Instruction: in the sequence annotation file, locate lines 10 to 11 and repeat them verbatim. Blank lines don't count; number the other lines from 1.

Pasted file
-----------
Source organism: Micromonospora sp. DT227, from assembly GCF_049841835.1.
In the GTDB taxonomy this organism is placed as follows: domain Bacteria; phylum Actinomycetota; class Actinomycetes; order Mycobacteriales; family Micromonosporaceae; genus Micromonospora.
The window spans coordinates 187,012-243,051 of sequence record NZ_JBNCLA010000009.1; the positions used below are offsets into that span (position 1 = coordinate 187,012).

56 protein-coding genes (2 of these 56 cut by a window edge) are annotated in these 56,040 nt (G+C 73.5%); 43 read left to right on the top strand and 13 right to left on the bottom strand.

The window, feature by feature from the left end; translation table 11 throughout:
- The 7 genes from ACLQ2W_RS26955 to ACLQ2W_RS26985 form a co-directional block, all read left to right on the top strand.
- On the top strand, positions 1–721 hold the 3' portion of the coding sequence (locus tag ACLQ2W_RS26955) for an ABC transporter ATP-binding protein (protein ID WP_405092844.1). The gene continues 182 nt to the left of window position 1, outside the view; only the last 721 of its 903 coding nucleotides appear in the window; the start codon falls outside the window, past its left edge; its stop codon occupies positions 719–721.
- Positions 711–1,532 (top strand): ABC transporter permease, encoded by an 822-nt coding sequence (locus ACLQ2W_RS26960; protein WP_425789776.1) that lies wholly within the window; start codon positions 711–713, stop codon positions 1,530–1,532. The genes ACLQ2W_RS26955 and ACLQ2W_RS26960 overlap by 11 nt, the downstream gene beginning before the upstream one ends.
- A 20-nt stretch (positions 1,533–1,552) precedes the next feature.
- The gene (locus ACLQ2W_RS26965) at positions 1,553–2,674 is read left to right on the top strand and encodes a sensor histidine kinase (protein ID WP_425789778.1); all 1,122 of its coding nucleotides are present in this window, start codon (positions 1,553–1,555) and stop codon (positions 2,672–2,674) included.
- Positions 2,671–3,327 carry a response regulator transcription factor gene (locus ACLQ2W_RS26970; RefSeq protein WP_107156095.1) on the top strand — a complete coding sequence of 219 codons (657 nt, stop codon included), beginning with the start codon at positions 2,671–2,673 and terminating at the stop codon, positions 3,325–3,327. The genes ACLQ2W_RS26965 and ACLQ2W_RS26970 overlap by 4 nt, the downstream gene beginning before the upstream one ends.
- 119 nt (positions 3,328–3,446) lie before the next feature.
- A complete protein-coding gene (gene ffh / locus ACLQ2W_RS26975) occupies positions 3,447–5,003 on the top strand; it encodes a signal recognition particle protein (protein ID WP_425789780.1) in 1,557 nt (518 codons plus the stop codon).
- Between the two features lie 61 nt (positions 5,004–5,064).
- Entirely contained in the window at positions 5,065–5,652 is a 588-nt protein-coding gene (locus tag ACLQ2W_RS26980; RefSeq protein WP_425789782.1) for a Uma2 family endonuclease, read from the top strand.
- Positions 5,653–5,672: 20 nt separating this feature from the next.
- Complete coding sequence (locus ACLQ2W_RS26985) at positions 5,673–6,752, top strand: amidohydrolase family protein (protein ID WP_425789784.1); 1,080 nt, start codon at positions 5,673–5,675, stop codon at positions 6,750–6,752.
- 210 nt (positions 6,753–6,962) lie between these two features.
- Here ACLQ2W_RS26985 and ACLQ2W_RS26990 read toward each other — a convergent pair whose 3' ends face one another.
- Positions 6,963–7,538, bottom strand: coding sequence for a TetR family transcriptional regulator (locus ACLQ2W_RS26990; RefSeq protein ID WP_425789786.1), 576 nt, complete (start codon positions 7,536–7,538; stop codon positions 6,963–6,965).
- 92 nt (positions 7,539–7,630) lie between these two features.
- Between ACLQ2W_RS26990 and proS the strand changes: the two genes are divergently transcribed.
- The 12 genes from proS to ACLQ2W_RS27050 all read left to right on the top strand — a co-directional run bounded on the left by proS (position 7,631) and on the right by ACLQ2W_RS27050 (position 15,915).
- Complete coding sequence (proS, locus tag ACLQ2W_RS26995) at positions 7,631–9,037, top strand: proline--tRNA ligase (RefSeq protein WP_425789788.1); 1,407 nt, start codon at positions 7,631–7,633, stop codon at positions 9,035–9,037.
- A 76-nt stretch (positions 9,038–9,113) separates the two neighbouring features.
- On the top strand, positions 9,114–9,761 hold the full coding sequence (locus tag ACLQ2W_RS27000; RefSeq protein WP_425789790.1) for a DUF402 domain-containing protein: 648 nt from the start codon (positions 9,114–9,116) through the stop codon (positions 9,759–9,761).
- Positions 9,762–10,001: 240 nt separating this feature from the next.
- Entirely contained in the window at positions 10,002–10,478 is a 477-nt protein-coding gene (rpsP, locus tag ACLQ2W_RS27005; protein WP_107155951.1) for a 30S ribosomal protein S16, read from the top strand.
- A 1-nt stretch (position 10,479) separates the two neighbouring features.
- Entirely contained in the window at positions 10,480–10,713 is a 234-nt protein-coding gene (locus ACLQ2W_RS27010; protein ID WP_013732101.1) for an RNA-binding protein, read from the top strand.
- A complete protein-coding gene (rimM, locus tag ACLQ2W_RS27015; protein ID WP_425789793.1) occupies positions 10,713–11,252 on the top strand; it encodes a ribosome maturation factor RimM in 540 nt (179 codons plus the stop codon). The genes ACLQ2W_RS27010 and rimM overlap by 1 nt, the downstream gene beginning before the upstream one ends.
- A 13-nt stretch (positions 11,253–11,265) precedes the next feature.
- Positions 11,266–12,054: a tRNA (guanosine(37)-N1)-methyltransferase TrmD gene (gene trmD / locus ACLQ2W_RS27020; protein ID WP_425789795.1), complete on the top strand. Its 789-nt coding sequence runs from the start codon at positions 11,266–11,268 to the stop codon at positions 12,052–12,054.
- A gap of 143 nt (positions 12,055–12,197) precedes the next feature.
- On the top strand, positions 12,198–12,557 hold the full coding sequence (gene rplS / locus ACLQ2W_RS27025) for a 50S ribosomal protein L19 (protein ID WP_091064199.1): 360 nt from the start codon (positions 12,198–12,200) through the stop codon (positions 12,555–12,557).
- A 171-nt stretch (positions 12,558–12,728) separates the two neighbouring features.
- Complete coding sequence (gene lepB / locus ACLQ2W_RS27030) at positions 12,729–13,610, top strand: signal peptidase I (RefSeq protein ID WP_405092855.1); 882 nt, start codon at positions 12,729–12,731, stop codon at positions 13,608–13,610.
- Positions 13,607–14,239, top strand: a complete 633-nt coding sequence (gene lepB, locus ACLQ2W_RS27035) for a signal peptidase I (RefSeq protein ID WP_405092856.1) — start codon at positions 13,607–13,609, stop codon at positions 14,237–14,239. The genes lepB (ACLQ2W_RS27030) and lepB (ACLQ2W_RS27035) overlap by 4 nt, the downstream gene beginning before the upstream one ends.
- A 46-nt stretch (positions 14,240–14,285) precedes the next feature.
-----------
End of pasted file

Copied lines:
- The gene (locus ACLQ2W_RS26965) at positions 1,553–2,674 is read left to right on the top strand and encodes a sensor histidine kinase (protein ID WP_425789778.1); all 1,122 of its coding nucleotides are present in this window, start codon (positions 1,553–1,555) and stop codon (positions 2,672–2,674) included.
- Positions 2,671–3,327 carry a response regulator transcription factor gene (locus ACLQ2W_RS26970; RefSeq protein WP_107156095.1) on the top strand — a complete coding sequence of 219 codons (657 nt, stop codon included), beginning with the start codon at positions 2,671–2,673 and terminating at the stop codon, positions 3,325–3,327. The genes ACLQ2W_RS26965 and ACLQ2W_RS26970 overlap by 4 nt, the downstream gene beginning before the upstream one ends.